Europe's triumphant players had Seve Ballesteros on their minds after their remarkable Ryder Cup victory in Medinah.
The team wore the colours so associated with Ballesteros - a navy jumper, trousers and white shirt - in Sunday's singles, with an iconic silhouette of the five-time Major winner on their shirt sleeves.
The image recreated Ballesteros' most famous pose, a clenched-fist salute to the crowd after holing the winning putt in the 1984 Open Championship at St Andrews, an image the Spaniard used for his own company and had tattooed on his left arm.
Ballesteros, who Captained Europe to victory in his native Spain in 1997 after playing in the biennial contest eight times, died in May last year after a long illness, but was always going to be a key figure during the captaincy of his cup partner José María Olazábal.
"I have no doubt in my mind that he was with me today all day, because there's no chance I would have won my match if he wasn't there," said Sergio Garcia, who won the last two holes to claim a crucial win over Jim Furyk.
"It was amazing and it feels so good to be able to win it for him and for our Captain, Jose; it's been amazing."
Justin Rose had spoken fondly about Ballesteros earlier in the week, remembering how the Padrena man had consoled him during the run of 21 consecutive missed cuts at the start of his professional career.
And after also winning the last two holes – both with birdies – to beat Phil Mickelson, the Englishman added: "In the moment you've got to do what you've got to do, but as soon as I holed that putt (on the 18th), as soon as I came off the green, my first thought has been to Seve, absolutely.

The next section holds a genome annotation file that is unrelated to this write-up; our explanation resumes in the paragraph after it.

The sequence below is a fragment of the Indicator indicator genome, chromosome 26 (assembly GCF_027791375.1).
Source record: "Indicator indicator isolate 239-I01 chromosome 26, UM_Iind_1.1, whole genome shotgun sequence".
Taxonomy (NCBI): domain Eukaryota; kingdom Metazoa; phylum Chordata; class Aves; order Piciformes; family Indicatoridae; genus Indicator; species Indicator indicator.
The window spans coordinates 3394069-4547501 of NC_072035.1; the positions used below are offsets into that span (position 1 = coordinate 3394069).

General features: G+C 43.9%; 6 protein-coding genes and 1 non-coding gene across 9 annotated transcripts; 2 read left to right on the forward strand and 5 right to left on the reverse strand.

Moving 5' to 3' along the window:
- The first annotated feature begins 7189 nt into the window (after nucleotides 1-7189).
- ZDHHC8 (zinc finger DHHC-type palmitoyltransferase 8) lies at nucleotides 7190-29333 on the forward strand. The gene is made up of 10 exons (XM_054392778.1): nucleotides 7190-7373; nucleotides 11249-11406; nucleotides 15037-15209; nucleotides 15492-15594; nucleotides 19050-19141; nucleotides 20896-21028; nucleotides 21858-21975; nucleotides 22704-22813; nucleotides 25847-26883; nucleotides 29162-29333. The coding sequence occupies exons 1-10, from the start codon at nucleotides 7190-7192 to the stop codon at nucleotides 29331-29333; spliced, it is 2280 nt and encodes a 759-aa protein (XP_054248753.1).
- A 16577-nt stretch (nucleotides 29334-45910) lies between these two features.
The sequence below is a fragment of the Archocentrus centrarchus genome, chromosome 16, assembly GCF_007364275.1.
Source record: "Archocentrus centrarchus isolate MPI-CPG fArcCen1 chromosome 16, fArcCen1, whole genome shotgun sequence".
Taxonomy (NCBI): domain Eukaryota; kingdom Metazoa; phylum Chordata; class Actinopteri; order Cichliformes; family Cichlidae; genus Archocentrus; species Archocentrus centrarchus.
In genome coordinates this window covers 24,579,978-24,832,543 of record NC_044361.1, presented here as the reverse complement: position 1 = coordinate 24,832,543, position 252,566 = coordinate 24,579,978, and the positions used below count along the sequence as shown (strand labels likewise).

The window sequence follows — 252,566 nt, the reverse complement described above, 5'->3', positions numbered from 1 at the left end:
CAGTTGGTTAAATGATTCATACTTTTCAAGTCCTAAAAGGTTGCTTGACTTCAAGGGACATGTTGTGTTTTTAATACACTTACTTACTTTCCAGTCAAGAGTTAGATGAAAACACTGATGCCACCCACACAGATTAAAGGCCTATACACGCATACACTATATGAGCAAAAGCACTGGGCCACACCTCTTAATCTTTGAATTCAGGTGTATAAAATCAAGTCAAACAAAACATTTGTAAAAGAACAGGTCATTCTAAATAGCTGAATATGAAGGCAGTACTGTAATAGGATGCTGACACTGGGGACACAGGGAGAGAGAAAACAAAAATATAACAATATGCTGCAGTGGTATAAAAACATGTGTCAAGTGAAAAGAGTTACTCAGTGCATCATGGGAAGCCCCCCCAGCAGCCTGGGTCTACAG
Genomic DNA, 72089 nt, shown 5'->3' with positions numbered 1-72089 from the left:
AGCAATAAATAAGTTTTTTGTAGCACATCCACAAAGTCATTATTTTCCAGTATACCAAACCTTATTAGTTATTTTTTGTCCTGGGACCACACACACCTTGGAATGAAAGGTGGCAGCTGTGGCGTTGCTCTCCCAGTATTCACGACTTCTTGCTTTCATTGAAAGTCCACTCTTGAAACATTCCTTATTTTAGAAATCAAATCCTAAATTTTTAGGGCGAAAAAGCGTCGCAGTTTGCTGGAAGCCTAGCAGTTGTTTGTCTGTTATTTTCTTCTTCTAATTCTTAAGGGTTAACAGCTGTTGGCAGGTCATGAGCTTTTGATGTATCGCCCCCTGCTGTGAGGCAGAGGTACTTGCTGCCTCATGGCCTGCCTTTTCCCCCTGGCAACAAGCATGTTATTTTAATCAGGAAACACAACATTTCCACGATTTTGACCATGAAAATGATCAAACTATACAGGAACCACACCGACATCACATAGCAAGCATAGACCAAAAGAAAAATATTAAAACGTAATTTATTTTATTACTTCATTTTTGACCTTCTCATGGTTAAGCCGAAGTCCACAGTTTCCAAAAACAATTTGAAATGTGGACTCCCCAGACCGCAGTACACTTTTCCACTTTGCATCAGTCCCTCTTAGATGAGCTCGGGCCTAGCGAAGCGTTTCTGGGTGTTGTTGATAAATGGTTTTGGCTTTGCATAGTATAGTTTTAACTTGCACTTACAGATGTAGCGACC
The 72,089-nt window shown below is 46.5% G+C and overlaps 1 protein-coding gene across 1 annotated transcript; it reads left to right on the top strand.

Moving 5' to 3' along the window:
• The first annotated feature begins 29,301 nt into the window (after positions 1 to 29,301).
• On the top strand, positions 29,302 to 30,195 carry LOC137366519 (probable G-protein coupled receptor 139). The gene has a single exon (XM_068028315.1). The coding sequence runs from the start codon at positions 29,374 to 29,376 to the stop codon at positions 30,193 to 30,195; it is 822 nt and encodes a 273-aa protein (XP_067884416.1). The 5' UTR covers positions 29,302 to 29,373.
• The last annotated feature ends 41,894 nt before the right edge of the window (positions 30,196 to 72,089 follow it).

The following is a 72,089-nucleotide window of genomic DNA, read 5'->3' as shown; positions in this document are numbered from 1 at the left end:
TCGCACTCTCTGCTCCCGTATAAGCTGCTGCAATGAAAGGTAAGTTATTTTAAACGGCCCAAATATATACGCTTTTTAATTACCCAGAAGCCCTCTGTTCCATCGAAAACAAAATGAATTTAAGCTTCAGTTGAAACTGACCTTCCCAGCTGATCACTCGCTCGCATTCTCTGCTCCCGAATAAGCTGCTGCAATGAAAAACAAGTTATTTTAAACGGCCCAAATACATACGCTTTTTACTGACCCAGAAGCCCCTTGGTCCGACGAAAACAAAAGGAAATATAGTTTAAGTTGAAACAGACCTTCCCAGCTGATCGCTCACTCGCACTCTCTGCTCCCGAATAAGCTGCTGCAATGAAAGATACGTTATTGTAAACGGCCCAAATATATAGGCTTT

"I had a glance down and looked at my left sleeve and that's the kind of stuff he would have done today."
Speaking before the remarkable comeback had been completed, Rose added: "He's been an inspiration for this team all week long and who knows, if something crazy happens today, I know that we are going to be looking upwards."
Ian Poulter was another European player to win the last two holes of his match, making it four wins out of four and an amazing 12 wins in his 15 Ryder Cup matches.
"This was a team performance and the team have done an unbelievable job," said Poulter, one of Olazabal's two wild cards. "There was a buzz in the team room last night that didn't feel like we had a four-point deficit.
"For some reason, everyone was calm. Everyone was cracking jokes. We just felt we had that tiny little chance and the boys have proved it today and made history. It has been unbelievable.
"My Captain picked me to come and play and I owe it to him, and Seve, to be here today. It's pretty special."
For Europe’s indomitable leader Olazábal, so often associated with his compatriot for their record-breaking partnership in the transatlantic event, Ballesteros was always going to play a big part in his tenure and so it proved as his team performed a feat of escapology on Sunday worthy of his late friend’s finest efforts.
“Seve will always be present,” said an elated and emotional Olazábal. “Seve will always be present with this team. He was a big factor for this event, for the European side and last night when we were having that meeting I think the boys understood that believing was the most important thing, and I think they did.”
It has been an enthralling, invigorating and perhaps cathartic experience for Olazábal, as he reflected in his closing thoughts.
“All men die and not all men live,” he said at the closing ceremony, before turning to his 12-man team and adding, “but you made me feel alive once again this week.
“I am pretty sure he is pretty happy wherever he is today."